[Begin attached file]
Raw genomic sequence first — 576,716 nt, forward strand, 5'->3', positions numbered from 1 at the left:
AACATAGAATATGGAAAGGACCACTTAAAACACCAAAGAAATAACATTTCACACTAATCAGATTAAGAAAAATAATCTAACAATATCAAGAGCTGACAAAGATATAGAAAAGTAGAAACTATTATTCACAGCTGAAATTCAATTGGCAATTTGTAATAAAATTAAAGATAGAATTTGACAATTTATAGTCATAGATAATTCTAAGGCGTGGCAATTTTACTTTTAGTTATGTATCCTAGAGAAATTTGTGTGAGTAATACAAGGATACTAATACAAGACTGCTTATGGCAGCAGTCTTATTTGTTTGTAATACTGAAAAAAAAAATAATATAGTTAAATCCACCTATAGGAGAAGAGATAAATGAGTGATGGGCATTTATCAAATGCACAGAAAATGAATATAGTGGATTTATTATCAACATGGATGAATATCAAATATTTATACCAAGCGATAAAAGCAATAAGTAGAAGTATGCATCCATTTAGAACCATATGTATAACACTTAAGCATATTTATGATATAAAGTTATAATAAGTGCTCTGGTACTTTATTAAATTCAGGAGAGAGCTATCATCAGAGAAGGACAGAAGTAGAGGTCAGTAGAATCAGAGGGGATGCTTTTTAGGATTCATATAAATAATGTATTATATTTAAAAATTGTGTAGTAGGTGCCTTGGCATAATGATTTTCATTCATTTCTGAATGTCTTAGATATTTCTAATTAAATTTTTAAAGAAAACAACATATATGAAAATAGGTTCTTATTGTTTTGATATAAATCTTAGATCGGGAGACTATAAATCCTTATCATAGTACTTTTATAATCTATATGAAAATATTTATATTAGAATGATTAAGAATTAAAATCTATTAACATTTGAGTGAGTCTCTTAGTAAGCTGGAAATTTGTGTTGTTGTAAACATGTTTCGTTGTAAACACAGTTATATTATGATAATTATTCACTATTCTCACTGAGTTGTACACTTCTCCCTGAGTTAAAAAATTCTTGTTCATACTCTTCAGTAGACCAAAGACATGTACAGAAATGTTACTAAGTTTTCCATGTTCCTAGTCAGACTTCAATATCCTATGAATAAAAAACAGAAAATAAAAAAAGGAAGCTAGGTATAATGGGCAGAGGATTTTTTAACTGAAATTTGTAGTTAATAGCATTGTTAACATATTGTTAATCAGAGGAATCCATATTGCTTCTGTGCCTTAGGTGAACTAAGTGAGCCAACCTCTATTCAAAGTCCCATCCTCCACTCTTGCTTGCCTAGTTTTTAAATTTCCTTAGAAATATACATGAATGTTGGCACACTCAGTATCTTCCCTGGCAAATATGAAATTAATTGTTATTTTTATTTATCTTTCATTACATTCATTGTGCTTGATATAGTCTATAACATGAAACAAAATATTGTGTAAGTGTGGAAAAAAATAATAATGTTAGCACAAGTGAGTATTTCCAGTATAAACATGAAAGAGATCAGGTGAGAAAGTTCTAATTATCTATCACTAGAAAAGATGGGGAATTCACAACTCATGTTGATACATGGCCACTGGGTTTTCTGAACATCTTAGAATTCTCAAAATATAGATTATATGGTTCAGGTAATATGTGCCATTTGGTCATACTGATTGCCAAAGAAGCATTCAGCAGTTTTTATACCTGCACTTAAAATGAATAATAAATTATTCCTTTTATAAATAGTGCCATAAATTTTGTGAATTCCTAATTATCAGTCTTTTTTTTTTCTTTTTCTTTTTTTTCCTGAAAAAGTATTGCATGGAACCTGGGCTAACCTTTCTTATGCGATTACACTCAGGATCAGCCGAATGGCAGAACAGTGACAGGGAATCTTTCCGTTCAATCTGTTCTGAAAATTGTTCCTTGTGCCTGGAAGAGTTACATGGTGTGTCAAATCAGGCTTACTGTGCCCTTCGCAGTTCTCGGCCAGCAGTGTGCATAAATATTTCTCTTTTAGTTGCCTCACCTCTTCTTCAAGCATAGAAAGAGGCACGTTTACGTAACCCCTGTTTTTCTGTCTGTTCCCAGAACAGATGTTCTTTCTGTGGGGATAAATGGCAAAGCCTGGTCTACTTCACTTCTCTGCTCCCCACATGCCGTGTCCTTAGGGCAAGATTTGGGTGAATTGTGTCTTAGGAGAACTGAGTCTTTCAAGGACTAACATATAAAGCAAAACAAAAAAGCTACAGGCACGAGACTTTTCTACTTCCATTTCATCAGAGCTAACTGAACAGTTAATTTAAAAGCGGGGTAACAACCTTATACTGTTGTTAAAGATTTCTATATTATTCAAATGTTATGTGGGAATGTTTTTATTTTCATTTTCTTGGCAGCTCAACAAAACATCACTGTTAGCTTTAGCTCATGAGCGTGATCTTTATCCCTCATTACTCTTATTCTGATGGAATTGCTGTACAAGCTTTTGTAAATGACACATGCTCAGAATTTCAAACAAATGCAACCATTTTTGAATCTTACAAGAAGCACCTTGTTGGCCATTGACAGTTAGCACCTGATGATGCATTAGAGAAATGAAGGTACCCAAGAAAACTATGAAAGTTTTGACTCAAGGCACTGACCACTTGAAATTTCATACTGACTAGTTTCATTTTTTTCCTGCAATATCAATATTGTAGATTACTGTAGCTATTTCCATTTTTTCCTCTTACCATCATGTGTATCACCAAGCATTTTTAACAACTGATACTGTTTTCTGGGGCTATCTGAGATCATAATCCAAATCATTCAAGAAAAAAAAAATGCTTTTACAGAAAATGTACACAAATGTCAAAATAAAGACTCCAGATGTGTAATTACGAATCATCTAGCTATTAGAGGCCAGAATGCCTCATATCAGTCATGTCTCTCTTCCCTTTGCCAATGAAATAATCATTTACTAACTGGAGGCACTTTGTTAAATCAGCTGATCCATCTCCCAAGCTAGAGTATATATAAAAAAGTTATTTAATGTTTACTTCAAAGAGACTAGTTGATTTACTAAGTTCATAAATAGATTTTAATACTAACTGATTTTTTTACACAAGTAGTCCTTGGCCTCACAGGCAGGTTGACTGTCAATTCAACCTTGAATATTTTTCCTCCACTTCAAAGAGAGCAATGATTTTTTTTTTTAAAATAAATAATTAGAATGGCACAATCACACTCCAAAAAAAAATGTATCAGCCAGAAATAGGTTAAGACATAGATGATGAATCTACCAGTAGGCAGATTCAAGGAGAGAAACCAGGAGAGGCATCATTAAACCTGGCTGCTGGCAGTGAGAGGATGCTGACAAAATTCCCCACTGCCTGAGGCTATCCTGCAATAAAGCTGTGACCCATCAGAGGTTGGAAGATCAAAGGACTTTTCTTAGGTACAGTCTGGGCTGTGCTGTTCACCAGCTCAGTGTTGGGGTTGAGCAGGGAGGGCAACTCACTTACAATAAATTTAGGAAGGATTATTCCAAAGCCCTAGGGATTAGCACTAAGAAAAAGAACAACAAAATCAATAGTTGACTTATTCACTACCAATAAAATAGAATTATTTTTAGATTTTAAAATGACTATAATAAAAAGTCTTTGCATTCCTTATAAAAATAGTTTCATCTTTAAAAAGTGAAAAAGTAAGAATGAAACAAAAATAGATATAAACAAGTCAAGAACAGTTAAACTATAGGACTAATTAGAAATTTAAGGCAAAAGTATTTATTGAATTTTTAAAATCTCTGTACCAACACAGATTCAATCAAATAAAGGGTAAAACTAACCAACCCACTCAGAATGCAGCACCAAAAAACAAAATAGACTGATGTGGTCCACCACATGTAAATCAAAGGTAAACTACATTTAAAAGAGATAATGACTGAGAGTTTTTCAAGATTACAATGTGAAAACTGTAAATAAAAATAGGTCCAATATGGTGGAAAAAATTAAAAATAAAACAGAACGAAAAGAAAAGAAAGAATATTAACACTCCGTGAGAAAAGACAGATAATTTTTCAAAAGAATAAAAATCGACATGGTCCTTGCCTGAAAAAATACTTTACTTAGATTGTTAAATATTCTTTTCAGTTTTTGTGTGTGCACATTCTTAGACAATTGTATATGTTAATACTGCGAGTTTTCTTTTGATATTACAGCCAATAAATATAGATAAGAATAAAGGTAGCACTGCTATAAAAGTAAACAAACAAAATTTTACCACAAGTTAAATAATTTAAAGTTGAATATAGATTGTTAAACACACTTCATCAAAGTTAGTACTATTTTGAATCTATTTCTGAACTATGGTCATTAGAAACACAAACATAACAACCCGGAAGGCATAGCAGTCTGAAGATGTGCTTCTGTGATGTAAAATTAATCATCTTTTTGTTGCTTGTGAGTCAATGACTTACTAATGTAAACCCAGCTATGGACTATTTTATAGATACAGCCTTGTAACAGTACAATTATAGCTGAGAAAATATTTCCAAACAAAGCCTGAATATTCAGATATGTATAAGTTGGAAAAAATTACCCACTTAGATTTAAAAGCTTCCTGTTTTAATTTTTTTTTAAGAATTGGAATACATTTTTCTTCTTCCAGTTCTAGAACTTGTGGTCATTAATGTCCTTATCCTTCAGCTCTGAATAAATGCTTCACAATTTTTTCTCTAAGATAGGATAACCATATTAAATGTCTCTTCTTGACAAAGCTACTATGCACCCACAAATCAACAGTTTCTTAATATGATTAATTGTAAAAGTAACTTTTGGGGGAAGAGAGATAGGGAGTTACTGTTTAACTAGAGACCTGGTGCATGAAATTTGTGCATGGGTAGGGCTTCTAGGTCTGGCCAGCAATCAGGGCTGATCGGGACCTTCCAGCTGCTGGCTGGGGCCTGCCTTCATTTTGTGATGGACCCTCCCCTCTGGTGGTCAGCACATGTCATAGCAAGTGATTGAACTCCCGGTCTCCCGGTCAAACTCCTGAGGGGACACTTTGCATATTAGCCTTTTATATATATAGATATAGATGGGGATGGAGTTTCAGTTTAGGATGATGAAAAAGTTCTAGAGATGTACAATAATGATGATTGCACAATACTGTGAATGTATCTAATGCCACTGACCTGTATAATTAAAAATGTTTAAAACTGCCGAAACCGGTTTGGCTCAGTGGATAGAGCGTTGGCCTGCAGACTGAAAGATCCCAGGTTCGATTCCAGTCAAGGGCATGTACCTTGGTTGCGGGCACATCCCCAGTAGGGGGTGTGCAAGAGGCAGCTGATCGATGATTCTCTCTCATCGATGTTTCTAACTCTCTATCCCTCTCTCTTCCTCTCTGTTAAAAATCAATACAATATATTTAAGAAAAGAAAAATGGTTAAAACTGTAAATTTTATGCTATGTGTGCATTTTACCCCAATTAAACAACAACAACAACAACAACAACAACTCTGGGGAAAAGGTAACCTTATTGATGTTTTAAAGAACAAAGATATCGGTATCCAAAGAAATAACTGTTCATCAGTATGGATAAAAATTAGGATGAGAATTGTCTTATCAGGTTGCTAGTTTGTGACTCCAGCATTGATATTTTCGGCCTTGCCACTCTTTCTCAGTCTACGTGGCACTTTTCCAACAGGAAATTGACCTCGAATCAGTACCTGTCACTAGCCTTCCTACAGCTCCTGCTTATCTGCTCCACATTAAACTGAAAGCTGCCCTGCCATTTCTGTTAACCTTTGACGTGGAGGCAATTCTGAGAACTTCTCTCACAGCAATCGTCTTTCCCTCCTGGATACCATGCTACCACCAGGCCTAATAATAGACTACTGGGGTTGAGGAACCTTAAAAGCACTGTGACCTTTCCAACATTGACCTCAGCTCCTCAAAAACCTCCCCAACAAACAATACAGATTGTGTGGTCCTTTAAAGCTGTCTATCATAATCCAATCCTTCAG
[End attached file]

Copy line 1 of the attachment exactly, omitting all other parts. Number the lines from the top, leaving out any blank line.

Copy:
Raw genomic sequence first — 576,716 nt, forward strand, 5'->3', positions numbered from 1 at the left: